A team of researchers at Laval University has found evidence that it might be possible to the chances of developing Alzheimer’s disease by editing a key gene in nerve cells. In their paper uploaded to the bioRxiv preprint server, the group describes experiments they conducted that involved editing genes and what they learned from them.
Prior research has shown that one of the factors involved in the development of Alzheimer’s disease is a buildup of beta-amyloid—a type of protein—on brain cells. Prior research has also shown that some people have a gene variant called A673T—those who express it are four times less likely than the general populace to develop Alzheimer’s disease. In this new effort, the researchers looked into the possibility of editing human brain cells to give people the gene variant A673T and thereby reduce their chances of developing Alzheimer’s disease.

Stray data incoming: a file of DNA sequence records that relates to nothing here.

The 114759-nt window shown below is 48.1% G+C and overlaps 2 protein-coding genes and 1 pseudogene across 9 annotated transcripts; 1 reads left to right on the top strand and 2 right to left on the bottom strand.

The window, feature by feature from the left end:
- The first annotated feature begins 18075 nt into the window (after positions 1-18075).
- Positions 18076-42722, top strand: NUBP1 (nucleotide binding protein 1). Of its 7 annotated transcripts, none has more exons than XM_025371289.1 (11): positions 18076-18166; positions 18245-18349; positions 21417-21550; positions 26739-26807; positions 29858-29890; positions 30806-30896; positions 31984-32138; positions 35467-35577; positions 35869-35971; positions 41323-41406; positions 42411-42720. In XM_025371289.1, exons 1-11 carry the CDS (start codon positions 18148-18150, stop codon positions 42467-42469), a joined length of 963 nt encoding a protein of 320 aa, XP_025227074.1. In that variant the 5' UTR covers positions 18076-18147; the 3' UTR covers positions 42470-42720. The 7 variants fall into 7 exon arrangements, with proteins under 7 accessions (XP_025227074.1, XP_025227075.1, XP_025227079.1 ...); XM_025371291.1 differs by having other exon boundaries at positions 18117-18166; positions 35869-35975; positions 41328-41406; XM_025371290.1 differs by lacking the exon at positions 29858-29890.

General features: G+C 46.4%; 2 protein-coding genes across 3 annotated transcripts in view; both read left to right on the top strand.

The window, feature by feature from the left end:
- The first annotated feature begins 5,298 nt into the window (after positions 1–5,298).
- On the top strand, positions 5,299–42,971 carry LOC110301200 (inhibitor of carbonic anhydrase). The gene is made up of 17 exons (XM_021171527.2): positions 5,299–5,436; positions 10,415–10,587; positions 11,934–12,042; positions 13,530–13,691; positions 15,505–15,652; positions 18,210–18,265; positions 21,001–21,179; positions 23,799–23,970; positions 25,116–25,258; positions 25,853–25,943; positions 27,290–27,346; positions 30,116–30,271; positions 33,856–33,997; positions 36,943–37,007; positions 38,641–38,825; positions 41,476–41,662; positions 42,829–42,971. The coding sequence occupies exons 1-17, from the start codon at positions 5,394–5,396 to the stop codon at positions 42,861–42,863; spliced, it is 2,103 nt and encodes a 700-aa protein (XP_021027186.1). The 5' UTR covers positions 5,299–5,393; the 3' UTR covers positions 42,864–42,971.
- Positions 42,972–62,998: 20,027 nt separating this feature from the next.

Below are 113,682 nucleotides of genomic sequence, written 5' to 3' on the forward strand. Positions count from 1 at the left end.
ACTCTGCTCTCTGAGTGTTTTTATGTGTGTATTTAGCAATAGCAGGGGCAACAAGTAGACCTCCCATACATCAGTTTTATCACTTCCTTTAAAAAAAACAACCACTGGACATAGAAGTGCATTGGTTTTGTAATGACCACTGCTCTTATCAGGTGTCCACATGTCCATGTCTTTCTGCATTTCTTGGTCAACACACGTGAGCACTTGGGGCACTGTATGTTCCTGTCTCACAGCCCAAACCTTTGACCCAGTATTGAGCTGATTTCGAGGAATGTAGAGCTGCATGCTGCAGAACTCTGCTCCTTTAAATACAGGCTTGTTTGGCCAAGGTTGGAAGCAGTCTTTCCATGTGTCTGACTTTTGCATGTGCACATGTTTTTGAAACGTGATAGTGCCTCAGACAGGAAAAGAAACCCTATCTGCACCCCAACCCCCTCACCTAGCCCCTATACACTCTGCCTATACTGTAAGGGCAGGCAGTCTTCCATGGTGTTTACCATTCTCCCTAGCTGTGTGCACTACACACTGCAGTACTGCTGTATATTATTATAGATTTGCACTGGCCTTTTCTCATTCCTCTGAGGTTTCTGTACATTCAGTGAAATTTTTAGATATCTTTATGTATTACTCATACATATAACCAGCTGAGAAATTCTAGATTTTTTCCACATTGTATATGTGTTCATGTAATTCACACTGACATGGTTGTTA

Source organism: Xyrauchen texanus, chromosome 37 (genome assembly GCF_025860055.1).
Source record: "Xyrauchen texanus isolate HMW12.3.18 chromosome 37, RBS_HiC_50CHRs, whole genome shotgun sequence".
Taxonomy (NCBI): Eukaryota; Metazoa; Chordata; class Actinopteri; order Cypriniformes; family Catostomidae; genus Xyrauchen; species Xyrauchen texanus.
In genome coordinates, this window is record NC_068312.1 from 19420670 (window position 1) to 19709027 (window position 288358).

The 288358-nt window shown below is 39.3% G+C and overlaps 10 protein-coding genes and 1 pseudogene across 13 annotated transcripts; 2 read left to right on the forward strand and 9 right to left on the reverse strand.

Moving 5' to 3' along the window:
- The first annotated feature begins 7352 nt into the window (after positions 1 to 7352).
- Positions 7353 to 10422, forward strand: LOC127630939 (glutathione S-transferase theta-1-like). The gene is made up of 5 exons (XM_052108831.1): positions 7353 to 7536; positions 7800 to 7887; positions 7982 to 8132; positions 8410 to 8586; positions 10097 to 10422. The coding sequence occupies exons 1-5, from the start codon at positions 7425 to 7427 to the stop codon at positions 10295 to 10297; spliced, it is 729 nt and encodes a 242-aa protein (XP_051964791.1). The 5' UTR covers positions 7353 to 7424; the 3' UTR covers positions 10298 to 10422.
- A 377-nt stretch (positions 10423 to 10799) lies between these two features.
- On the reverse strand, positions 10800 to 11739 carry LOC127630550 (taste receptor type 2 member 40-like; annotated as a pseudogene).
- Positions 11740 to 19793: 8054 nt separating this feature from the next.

The team noted that the A673T mutation differs from its cognate in those who do not express it by a single DNA letter, suggesting it might be relatively easy to add the mutation. They next tried editing brain cells using a CRISPR technique. And while that attempt proved relatively successful, other aspects of the technique drove the researchers to try another—prime editing. This relatively new technique allows for directly converting one base letter to another. Using this technique, the researchers found that they were able to edit approximately 40% of the brain cells in vitro. They note that such an amount is likely not high enough to prevent buildup of beta-amyloid, and thus not enough to slow the onset of Alzheimer’s disease. But more research might lead to better results.
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